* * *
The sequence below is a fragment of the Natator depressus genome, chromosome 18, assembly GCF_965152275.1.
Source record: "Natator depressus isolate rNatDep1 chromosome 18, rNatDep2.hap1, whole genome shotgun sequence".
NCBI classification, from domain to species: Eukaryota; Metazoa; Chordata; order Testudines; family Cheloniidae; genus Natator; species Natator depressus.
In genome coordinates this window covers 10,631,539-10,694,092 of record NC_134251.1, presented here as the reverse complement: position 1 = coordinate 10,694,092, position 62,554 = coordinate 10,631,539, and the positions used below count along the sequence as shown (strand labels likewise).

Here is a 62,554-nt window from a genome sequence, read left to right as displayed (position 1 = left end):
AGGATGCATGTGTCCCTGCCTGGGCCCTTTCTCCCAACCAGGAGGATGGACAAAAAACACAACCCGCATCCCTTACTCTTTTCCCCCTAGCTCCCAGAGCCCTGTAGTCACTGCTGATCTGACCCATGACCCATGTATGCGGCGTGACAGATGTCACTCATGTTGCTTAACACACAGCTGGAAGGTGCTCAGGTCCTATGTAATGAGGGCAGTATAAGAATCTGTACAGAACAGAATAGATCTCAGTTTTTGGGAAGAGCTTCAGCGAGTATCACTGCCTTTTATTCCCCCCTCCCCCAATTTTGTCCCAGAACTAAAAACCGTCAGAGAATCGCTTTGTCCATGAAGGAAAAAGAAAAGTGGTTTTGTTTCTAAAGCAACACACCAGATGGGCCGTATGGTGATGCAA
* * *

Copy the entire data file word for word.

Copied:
The sequence below is a fragment of the Natator depressus genome, chromosome 18, assembly GCF_965152275.1.
Source record: "Natator depressus isolate rNatDep1 chromosome 18, rNatDep2.hap1, whole genome shotgun sequence".
NCBI classification, from domain to species: Eukaryota; Metazoa; Chordata; order Testudines; family Cheloniidae; genus Natator; species Natator depressus.
In genome coordinates this window covers 10,631,539-10,694,092 of record NC_134251.1, presented here as the reverse complement: position 1 = coordinate 10,694,092, position 62,554 = coordinate 10,631,539, and the positions used below count along the sequence as shown (strand labels likewise).

Here is a 62,554-nt window from a genome sequence, read left to right as displayed (position 1 = left end):
AGGATGCATGTGTCCCTGCCTGGGCCCTTTCTCCCAACCAGGAGGATGGACAAAAAACACAACCCGCATCCCTTACTCTTTTCCCCCTAGCTCCCAGAGCCCTGTAGTCACTGCTGATCTGACCCATGACCCATGTATGCGGCGTGACAGATGTCACTCATGTTGCTTAACACACAGCTGGAAGGTGCTCAGGTCCTATGTAATGAGGGCAGTATAAGAATCTGTACAGAACAGAATAGATCTCAGTTTTTGGGAAGAGCTTCAGCGAGTATCACTGCCTTTTATTCCCCCCTCCCCCAATTTTGTCCCAGAACTAAAAACCGTCAGAGAATCGCTTTGTCCATGAAGGAAAAAGAAAAGTGGTTTTGTTTCTAAAGCAACACACCAGATGGGCCGTATGGTGATGCAA